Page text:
By Sibers Android Team Leader Sergey Kiryukhin
If you want to develop an Android application, chances are you will be advised to use NDK. So, what exactly is this modern tool, and why so many developers recommend it? This article will answer these questions, as well as explain the differences between using NDK and Java. You will gain a clear understanding of the advantages and disadvantages of NDK, as well as for what purposes NDK is recommended and for what purposes it is not recommended.
NDK (Native Development Kit) is a type of technology that is used to develop Android app components by using so-called “native language”. In many cases, Android applications that are written in Java have low productivity. When developing using Java, you will be able to use just 24 Mb of RAM, whereas developing with NDK will give you more than 24 Mb, thus increasing efficiency. In addition, by using NDK you will also have a greater increment of process execution speed.
Another handy feature of NDK is the option to use many native libraries. Since you can use various ready solutions for your project (e.g., a library which completes math tasks), the overall time for development decreases.
You must be aware of the fact that NDK cannot be the sole technology for development. You will have to use another platform as well due to some of the disadvantages of NDK. For example, NDK makes it impossible to work with events (keyboard, touchscreen or accelerometer) and sounds. For these tasks you should use Java because NDK native libraries can be easily implanted into Java shell.
NDK is especially good for tasks when process acceleration is needed, for example, as part of game development where you calculate a game physics engine or AI. These calculations require a lot of RAM despite the fact that the gameplay background itself may require only 3 Mb. Java copes with this work with difficulty, so the majority of games today are developed with NDK (“Angry Birds” for Android is a great example of a program developed with NDK). Sibers developers not only actively use NDK-tools, but also organize workshops based upon this technology for colleagues and interns. This article is a result of one such workshop.
More examples of beneficial usage of NDK include tasks regarding pattern recognition, data encryption and compression, images/video/audio processing, and all actual and modern trends which require a good deal of complicated calculations. It would be quite simple for a PC to perform these tasks, however mobile platforms have limited resources. In fact, Android is a more “convenient” development platform than the iPhone. The iPhone has many limits for potentially dangerous actions (e.g., access to user’s sms, emails, address book, wi-fi signal strength information etc). Thus these dangerous actions could never be legally realized on an iPhone application that needs to be approved by the iTunes App Store. The Android market does not restrict the usage of these actions.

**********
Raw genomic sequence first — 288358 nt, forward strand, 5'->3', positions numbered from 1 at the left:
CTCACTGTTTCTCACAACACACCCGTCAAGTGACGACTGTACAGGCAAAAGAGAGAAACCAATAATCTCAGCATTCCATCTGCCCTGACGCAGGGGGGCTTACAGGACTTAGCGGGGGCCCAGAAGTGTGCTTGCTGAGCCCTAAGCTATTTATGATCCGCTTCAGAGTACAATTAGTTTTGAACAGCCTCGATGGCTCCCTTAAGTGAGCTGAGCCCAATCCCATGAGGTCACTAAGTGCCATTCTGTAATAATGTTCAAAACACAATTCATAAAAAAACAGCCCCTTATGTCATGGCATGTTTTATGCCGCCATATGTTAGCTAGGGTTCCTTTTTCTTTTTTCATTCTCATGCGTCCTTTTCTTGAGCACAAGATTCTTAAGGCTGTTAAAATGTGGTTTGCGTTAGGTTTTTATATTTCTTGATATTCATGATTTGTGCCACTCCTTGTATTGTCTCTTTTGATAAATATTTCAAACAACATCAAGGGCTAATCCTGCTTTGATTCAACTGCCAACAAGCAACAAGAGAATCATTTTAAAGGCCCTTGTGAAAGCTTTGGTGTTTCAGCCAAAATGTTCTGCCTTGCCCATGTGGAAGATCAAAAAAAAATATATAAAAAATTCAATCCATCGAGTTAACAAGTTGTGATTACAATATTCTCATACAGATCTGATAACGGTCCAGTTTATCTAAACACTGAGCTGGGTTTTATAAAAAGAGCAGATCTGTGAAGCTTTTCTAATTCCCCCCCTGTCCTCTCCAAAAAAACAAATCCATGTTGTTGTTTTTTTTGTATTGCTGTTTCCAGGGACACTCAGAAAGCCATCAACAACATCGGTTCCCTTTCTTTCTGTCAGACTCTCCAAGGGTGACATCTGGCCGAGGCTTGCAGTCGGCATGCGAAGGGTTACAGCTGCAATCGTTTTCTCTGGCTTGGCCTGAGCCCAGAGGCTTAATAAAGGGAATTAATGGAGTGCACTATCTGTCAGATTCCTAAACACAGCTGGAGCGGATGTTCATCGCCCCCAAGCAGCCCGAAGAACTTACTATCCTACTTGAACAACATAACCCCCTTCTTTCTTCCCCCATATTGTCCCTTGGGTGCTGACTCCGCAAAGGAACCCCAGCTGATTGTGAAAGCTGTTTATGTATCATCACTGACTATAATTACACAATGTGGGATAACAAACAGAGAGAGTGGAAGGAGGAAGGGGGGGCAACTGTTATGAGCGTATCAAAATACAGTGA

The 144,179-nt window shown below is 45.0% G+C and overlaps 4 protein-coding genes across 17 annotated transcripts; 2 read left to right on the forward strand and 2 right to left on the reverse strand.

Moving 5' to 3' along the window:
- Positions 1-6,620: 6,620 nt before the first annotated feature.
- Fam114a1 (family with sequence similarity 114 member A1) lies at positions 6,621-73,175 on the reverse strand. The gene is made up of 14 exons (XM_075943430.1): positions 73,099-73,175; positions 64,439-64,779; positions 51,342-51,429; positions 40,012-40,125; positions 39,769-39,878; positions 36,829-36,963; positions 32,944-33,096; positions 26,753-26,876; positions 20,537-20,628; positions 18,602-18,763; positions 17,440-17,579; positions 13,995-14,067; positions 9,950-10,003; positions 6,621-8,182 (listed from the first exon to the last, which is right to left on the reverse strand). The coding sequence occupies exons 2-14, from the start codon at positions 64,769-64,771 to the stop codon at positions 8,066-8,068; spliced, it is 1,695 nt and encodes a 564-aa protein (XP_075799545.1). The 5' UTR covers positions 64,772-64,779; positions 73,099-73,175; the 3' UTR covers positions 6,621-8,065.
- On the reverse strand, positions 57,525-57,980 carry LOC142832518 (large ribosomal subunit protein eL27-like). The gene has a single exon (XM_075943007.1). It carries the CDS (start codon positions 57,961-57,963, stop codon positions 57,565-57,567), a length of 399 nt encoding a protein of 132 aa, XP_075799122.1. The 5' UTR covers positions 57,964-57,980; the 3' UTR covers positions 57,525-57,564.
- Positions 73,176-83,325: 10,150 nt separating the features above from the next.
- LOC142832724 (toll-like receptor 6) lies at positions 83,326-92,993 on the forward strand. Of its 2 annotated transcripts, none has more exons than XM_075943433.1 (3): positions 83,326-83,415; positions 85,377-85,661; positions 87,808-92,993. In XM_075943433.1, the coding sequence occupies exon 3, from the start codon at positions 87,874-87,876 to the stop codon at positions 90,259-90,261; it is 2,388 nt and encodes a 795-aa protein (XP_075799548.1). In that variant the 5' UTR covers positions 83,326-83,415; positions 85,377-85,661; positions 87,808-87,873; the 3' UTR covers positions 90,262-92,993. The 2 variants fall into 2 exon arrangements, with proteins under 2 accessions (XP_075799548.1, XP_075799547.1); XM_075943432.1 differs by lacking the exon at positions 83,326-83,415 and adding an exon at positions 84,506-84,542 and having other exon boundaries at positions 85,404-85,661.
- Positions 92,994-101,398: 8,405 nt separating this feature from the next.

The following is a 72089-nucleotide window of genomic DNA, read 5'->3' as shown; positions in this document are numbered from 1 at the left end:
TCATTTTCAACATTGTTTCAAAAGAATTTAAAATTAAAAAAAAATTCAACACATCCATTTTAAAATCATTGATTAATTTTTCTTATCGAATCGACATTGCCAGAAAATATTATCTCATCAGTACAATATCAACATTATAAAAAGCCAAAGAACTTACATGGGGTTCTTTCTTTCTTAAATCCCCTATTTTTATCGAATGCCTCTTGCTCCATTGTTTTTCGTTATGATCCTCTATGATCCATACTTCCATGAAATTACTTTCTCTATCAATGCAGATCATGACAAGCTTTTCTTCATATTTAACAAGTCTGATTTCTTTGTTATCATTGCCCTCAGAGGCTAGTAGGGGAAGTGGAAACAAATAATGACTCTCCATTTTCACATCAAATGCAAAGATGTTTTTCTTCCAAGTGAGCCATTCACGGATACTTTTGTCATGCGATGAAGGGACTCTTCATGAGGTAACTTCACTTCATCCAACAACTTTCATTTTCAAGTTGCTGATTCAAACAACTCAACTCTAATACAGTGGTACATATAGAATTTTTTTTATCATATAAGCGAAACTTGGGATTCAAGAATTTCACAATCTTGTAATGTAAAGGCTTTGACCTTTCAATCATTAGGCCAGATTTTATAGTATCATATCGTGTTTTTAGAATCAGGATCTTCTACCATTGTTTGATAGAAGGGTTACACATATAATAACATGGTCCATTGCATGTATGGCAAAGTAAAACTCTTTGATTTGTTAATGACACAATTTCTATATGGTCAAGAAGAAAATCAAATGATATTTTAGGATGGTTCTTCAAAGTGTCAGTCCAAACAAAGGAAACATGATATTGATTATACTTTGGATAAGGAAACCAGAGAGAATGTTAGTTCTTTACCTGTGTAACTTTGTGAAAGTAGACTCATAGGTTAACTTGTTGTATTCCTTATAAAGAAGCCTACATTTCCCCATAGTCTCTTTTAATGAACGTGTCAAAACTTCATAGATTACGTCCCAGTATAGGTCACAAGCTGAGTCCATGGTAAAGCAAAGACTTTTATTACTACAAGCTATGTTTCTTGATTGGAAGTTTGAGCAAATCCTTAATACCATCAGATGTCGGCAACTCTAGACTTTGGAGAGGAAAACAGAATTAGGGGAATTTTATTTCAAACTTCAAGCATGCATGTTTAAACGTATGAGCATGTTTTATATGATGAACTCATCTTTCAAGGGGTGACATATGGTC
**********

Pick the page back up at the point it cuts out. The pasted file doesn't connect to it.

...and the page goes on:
Another nice and important advantage of NDK is the compatibility it has with OpenGL ES 2.X. This technology allows for the creation of more beautiful 3D graphics.
While NDK improves efficiency in many cases, there are also situations when NDK works like Java, but requires even more development resources than Java. Take, for example, the development of an application with simple calculations and a lot of supplemental information to be displayed using a complicated user interface. Classic examples of this type of application are guide-books and shopping apps. In these cases using Java would be more beneficial, due to its effective tools for easy interface development. “Easy development” means that you save both money and time for your clients.
Interaction with Other Platforms
The use of native language makes porting applications easy, because NDK makes it possible to implement standard native code libraries. These libraries can be used for other iOS platforms development; however they do not simplify porting to Windows Phone 7, Blackberry, or Symbian. You will need to rewrite most of the code in these cases.
Porting C++ desktop apps to Android becomes simpler with NDK, but it does not mean that you can replace the app without any changes. This would be too complicated, slow, and inappropriate for a small screen.
To Sum Up…
You have now seen how the use of NDK helps solve many of the problems with Java, however development with this tool is not always ideal.
NDK should be used for:
- Developing components with complicated calculations (game physics, AI, pattern recognitions, data encryption and compression, images/video/audio processing);
- Making “a clone” of a C++ desktop application for Android.
NDK should not be used for:
- Creating user interfaces;
- Working with bulks of static data.